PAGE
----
Coldplay's new album will be the number 1 record in the United States when the Billboard charts are released tomorrow knocking Lil Wayne from the top spot. The new album also topped the charts in Britain, Japan, Australia, Canada, France and Germany, Capitol said. The single, "Viva La Vida," is also No. 1 in both the United States and Britain. "Viva La Vida or Death and All His Friends," Coldplay's fourth release, sold more than 720,000 copies in the six days ending Sunday, Capitol Records said. This makes Coldplay the first British rock band other than the Beatles (#1), Led Zepplin (How the West was Won), and Radiohead (Kid A) to top the U.S. charts in the last decade. This is really good news for the band because there has been a slump in the record industry for musicians especially in their follow up albums. Further, the album's strong performance delivers a psychological boost to Capitol's struggling British parent company EMI Group, which was bought last year by private-equity firm Terra Firma for about $6.4 billion. Many thought that Coldplay should have jumped ship because the fiscal difficulties of EMI would lead to poor sales. Although I want to dislike Coldplay so much, especially the insufferable (The band was coined the most Insufferable band of the decade by the New York Times, which says something about the reaction they produce whether good or bad) Chris Martin and his whining, I actually like the album and the band. The whole hating Coldplay band wagon thing is a waste of time. There are far more loathsome bands around today which to direct negative energy towards (for me its like hating Rachael Ray. There is just not a benefit that outweighs the burden). They are a bit "boring" and undyingly wish to be our generations U2, but none the less they have been a major part of happy times in my life.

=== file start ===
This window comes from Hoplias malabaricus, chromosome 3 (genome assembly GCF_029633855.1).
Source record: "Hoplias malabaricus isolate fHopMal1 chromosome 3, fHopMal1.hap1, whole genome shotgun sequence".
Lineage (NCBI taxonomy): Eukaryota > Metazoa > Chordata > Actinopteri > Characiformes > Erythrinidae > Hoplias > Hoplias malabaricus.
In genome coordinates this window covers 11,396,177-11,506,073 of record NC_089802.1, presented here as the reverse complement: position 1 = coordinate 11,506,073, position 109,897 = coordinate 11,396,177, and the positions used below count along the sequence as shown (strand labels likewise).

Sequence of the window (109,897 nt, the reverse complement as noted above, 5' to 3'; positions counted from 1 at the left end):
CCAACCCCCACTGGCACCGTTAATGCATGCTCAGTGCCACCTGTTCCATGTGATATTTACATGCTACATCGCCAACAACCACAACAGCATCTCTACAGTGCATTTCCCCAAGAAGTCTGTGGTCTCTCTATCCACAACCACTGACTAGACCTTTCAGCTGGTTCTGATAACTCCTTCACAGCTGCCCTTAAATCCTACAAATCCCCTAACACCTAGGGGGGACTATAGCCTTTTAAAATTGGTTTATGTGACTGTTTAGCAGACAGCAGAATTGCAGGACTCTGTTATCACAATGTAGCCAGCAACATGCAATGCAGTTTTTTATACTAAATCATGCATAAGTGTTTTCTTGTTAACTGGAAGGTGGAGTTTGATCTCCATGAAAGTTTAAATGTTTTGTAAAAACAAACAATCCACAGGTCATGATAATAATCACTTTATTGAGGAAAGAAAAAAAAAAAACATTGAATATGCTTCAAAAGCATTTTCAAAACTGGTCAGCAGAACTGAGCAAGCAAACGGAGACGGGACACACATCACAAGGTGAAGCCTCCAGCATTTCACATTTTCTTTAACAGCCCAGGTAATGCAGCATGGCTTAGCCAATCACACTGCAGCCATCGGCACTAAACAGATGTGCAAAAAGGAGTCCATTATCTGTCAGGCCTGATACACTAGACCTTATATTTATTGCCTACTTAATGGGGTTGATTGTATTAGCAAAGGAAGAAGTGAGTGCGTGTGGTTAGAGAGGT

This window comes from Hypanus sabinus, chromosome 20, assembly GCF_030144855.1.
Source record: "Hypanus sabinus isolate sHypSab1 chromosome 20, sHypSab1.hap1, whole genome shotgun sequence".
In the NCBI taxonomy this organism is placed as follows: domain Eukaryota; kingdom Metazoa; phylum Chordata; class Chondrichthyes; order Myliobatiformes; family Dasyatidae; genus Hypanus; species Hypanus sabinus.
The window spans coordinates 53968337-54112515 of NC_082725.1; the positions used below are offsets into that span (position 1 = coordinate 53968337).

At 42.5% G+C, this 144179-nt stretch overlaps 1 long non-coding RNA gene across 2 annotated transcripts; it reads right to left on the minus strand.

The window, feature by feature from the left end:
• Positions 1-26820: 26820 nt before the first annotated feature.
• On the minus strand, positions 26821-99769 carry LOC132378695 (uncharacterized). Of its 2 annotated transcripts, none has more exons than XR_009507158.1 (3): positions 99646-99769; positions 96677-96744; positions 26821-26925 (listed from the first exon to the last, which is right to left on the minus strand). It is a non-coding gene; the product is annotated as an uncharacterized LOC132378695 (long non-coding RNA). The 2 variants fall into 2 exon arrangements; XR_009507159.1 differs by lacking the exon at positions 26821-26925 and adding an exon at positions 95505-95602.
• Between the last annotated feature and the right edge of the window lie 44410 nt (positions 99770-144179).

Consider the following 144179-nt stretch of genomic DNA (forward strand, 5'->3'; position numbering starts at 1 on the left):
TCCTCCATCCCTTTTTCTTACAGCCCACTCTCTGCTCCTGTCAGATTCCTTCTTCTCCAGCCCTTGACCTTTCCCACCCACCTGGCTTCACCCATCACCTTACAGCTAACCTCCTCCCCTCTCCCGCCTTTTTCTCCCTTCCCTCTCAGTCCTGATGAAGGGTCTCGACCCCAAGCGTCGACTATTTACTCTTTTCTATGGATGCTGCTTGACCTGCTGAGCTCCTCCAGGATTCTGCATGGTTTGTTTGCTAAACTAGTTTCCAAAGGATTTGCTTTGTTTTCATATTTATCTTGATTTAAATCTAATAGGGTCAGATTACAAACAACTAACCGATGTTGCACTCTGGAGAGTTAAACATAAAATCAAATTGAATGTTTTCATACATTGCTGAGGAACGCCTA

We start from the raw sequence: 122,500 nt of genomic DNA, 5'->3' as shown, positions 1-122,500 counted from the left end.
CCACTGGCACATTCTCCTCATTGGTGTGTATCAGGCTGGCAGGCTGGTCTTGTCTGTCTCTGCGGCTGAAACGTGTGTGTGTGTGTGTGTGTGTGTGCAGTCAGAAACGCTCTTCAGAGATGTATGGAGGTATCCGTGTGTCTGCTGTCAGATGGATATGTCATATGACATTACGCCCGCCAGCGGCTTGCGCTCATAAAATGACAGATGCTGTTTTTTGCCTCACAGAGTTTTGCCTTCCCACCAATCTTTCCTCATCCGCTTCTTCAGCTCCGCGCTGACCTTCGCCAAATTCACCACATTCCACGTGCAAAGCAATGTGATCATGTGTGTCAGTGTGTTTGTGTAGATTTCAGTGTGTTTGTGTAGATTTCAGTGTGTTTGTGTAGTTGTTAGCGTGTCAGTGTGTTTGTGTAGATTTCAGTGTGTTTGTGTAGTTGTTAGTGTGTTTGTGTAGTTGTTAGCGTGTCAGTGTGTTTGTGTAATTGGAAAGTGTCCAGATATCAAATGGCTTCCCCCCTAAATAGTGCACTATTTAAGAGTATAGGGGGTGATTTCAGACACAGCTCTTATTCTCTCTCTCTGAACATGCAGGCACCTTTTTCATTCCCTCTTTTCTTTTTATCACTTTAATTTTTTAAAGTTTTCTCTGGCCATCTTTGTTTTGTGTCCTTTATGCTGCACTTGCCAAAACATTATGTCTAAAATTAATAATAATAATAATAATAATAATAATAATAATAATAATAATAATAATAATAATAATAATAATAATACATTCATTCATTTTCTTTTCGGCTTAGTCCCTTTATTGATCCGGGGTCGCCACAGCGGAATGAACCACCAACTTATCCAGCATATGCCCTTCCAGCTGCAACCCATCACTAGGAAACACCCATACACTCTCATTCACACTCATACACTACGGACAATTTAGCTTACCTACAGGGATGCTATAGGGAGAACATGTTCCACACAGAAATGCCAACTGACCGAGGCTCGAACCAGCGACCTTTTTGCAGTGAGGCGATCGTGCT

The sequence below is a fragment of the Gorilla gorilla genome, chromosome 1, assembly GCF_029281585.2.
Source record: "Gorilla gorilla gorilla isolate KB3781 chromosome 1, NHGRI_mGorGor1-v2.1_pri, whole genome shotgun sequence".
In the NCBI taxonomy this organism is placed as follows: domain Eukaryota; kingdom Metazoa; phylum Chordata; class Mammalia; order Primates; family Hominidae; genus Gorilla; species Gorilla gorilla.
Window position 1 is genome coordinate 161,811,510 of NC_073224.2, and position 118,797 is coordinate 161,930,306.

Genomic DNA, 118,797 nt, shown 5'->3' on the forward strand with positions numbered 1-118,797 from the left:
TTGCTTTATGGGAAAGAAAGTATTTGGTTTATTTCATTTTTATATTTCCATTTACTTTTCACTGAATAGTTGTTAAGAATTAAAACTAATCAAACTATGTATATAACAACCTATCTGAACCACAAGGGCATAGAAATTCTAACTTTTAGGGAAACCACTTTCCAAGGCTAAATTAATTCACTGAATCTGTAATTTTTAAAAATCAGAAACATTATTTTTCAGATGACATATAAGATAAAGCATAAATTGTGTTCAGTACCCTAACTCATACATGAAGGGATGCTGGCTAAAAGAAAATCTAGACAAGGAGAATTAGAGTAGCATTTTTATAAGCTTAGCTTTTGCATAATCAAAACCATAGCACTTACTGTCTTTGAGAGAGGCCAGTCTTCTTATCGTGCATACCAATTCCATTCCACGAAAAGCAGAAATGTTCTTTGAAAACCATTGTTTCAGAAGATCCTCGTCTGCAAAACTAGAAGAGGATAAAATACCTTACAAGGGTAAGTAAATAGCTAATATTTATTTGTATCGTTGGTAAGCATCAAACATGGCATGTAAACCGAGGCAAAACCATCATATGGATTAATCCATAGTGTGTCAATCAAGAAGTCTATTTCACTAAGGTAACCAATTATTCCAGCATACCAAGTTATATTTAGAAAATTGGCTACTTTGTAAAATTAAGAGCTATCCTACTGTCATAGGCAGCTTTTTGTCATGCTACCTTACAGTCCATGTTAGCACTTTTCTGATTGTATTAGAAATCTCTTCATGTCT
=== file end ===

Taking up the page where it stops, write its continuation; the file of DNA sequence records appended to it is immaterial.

Many have been critical of Viva La Vida, but I am attracted to the bands self indulgence experimentation, and their movement in a direction that is uncomfortable to the mainstream. The songs are melodic, slow, and different for Coldplay. Aside from Viva la Vida the album lacks huge wall of sound songs that have been the hallmark of Coldplay's success in the United States. I don't want to listen to "Viva La Vida" over and over again, but I find myself doing it with the windows down and the sunroof open. (I know -what a dork). It must be a result of Arcade Fire producer Markus Dravs helping out with the song. Besides Viva, other songs on the album that are very much worth the purchase price are "Lost" and "Strawberry Swing". One criticism that I do have is that the albums feels incomplete, including many of the songs. It was smart to hire Brian Eno, who's mark on the album is unmistakable, but a cohesive tying up of loose ends, in my opinion, is missing. Once major criticism of Coldplay is the sappy lyrics of Martin. His "I am really this nice of a guy," gimmick is actually believable to me, but I can see how it is unbearable to others. Here, many of the lyrics lack that cringe worthy sensitivity that XY and A Rush of Blood to the Head drowned in. The band maintains their individual sound while covering new terrain on this album, which us all I can ask for. It is an accessible pop album, but at the same time mindful and progressive art. Anyone who rips it apart has not fully given it the time and listening it deserves.
Now, I know you will all like Viva la Vida (the song) - you can't help it. So I have included the lyrics so that you can sing along to it and not embarrass yourself in public ( like we did this weekend) trying to sing drunk and botch the lyrics. You can thank me with a comment: